Ray Ann Sedres | 19 July 2023
The third Sanlam Transformation Gauge, a research report that takes a holistic measurement of economic transformation in SA, has scored SA Inc as a low level three.
The result is based on the average score of the 14,542 companies involved.
A key theme that emerged again was that the broad-based BEE (BBBEE) system is not representative of the state of transformation in the workplace. In fact, this is far behind what scorecards reflect.
Companies pour billions of rand into compliance efforts, but inequality is increasing in SA — which the World Bank already ranks as the most unequal country in the world. We need fast, shared impact at scale. That requires creative thinking and collaboration.
This year, almost all scorecard elements failed to reach their targets, except for socioeconomic development. It's becoming clear we need a system overhaul to address the systemic challenges buried deep in SA’s DNA. The solution doesn’t lie in greater regulation or a bigger compliance burden — we must be audacious.
Now is the time for transformation by deliberate design. We need a big-picture vision that takes a broader view of transformation, with long-term structural change as the goal. We need new ways to measure success by impact, not just input.
As a purpose-led group, Sanlam is committed to empowering all Africans to be financially confident and prosperous. This isn’t possible in a country such as SA that's fractured by deep fault lines of inequality. As such, our notion of transformation goes far beyond compliance. Sanlam has the stature and stability to help change the nation’s narrative, to foster socioeconomic inclusion and drive an agenda of deliberate change.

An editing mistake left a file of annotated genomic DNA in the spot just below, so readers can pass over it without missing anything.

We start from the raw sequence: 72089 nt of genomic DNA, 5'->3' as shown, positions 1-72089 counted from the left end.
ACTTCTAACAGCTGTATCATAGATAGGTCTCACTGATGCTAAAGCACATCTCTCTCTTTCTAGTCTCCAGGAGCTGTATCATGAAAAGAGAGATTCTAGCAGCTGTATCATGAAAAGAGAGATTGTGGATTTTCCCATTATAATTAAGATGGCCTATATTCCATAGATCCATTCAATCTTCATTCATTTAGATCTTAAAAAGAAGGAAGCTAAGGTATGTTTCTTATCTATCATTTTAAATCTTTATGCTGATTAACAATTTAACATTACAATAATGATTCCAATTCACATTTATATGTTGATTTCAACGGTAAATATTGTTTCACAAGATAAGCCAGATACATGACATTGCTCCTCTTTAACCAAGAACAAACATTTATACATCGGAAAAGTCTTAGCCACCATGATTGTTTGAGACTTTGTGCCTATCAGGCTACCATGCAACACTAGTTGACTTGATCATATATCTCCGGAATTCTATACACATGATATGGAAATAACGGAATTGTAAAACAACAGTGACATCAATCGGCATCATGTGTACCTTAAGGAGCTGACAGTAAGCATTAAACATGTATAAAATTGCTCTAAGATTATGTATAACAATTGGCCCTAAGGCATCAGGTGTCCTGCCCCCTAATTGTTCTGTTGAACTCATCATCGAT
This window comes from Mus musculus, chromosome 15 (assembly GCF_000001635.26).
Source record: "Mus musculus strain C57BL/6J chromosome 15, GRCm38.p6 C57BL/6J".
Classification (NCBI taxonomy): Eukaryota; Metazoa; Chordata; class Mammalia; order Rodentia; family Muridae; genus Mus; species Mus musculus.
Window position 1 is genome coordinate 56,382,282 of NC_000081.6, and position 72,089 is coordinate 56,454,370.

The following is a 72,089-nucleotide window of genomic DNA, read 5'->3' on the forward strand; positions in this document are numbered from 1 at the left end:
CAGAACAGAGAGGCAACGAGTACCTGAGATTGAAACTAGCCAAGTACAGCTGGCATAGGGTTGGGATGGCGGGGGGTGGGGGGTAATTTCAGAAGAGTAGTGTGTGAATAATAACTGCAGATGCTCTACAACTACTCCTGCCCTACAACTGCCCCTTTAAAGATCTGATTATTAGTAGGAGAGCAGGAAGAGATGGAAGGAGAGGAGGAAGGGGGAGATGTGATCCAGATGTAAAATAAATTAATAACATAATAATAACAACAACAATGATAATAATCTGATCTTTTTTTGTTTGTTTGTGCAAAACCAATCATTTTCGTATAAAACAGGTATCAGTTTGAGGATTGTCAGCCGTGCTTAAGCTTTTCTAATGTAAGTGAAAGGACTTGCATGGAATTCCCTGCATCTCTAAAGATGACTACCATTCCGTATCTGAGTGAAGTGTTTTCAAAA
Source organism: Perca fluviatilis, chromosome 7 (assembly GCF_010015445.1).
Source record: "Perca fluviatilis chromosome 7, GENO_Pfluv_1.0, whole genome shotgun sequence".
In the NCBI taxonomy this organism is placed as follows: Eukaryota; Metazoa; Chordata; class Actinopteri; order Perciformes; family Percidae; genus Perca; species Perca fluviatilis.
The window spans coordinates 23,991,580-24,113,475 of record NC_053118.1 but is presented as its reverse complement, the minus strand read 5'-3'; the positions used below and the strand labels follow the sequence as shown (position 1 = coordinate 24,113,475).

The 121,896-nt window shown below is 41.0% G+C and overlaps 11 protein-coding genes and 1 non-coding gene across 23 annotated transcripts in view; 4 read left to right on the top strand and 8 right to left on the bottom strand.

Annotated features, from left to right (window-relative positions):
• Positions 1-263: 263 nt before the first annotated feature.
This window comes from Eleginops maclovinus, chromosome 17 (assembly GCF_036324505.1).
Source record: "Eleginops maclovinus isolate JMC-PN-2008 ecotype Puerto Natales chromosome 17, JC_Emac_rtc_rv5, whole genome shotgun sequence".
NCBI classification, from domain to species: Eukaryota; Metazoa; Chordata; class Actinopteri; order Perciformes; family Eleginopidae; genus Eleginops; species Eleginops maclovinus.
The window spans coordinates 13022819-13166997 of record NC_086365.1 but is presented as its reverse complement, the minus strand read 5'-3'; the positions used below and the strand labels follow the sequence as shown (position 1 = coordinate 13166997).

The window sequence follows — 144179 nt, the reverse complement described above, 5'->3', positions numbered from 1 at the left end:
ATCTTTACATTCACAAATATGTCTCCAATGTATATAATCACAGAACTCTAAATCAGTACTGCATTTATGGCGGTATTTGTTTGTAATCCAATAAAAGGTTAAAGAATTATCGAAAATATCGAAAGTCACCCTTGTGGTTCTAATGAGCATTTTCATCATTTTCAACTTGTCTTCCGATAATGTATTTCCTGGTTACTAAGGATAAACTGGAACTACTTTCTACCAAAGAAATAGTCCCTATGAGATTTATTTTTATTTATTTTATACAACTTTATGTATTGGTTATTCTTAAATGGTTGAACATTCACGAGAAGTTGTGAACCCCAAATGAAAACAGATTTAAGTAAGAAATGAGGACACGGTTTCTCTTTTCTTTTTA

Sanlam is pushing the boundaries of traditional transformation in four pivotal ways:
1. Adopting a broader view of transformation
Sanlam contributes to sustainable growth, higher investment, job creation, reduced inequalities and deracialised economic activity.
2. Sanlam's impact in Africa
The company touches more than 32-million lives across Africa and more than 22-million in India and Malaysia, with a target of 50-million for Africa by 2025.
It has an opportunity to serve as an inclusivity champion and uplift the previously disadvantaged and excluded members of society — enabling access and participation in financial services.
3. Linking capabilities to furthering socioeconomic transformation:
Sanlam has a huge bank of expertise it can leverage to move the needle. For example, more than 70% of jobs are generated by small, medium and micro enterprises (SMEs) in emerging economies, contributing up to 40% to a country's GDP.
The company has put its might into nurturing the nation’s SMEs through a multifactorial approach, from risk management and employee benefit offerings to enterprise and supplier development contributions of R225m in 2022.
In addition, Sanlam Investments’ Investors’ Legacy Range and Resilient Investment Fund were established to create and preserve jobs — primarily in the small business sector.
Sanlam also runs an enterprise and supplier development programme, which has created and sustained 3,578 jobs since inception. It uses procurement to push the transformation agenda, with R4.4bn spent on SMEs, R4.7bn spent on black-owned suppliers, and R2.6bn on black-women owned suppliers in 2022.
The goal is to unlock opportunities for local procurement in host countries across the continent and Sanlam has only scratched the surface of its potential to do so.
4. We cannot do it alone:
The scale of transformation required calls for hyper-collaboration. With 1.2-million employees globally, and by leveraging its extensive partner network, Sanlam can ignite a catalytic reaction to set change in motion. Let’s act now, together. This is the moment to go beyond box-ticking compliance in a system that isn’t serving us.
Sanlam is committed to fostering greater financial inclusion through accessible insurance and investment solutions across Africa, a sustained focus on job creation and enterprise growth, infrastructure development and trade solutions, and skills and socioeconomic development through inclusive education. It urges corporate SA to come together at this critical juncture in our history.
Let’s make decisions our young people will thank us for.
The findings of the annual report on the progress of economic transformation in SA were unpacked on July 18.
‘Disclaimer - The views expressed here are not necessarily those of the BEE CHAMBER’.